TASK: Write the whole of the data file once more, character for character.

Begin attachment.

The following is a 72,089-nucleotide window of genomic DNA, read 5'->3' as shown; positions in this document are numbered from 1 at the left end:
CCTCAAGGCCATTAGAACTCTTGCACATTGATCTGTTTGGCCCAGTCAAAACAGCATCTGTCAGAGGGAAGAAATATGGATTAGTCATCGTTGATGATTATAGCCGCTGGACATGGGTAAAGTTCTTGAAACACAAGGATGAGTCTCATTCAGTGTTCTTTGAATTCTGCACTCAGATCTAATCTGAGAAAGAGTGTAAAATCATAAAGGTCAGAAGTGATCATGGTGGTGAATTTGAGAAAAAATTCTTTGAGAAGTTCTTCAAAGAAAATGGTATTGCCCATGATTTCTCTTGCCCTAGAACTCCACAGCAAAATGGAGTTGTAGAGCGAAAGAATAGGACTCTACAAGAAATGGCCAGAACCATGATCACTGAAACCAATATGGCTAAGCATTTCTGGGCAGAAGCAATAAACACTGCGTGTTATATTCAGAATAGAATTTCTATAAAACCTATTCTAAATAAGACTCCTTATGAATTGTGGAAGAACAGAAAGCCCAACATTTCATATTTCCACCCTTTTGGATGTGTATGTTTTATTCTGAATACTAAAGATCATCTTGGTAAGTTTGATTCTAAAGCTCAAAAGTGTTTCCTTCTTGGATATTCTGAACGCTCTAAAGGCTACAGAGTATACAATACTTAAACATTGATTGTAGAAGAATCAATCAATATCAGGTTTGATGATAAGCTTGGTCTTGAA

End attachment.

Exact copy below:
The following is a 72,089-nucleotide window of genomic DNA, read 5'->3' as shown; positions in this document are numbered from 1 at the left end:
CCTCAAGGCCATTAGAACTCTTGCACATTGATCTGTTTGGCCCAGTCAAAACAGCATCTGTCAGAGGGAAGAAATATGGATTAGTCATCGTTGATGATTATAGCCGCTGGACATGGGTAAAGTTCTTGAAACACAAGGATGAGTCTCATTCAGTGTTCTTTGAATTCTGCACTCAGATCTAATCTGAGAAAGAGTGTAAAATCATAAAGGTCAGAAGTGATCATGGTGGTGAATTTGAGAAAAAATTCTTTGAGAAGTTCTTCAAAGAAAATGGTATTGCCCATGATTTCTCTTGCCCTAGAACTCCACAGCAAAATGGAGTTGTAGAGCGAAAGAATAGGACTCTACAAGAAATGGCCAGAACCATGATCACTGAAACCAATATGGCTAAGCATTTCTGGGCAGAAGCAATAAACACTGCGTGTTATATTCAGAATAGAATTTCTATAAAACCTATTCTAAATAAGACTCCTTATGAATTGTGGAAGAACAGAAAGCCCAACATTTCATATTTCCACCCTTTTGGATGTGTATGTTTTATTCTGAATACTAAAGATCATCTTGGTAAGTTTGATTCTAAAGCTCAAAAGTGTTTCCTTCTTGGATATTCTGAACGCTCTAAAGGCTACAGAGTATACAATACTTAAACATTGATTGTAGAAGAATCAATCAATATCAGGTTTGATGATAAGCTTGGTCTTGAA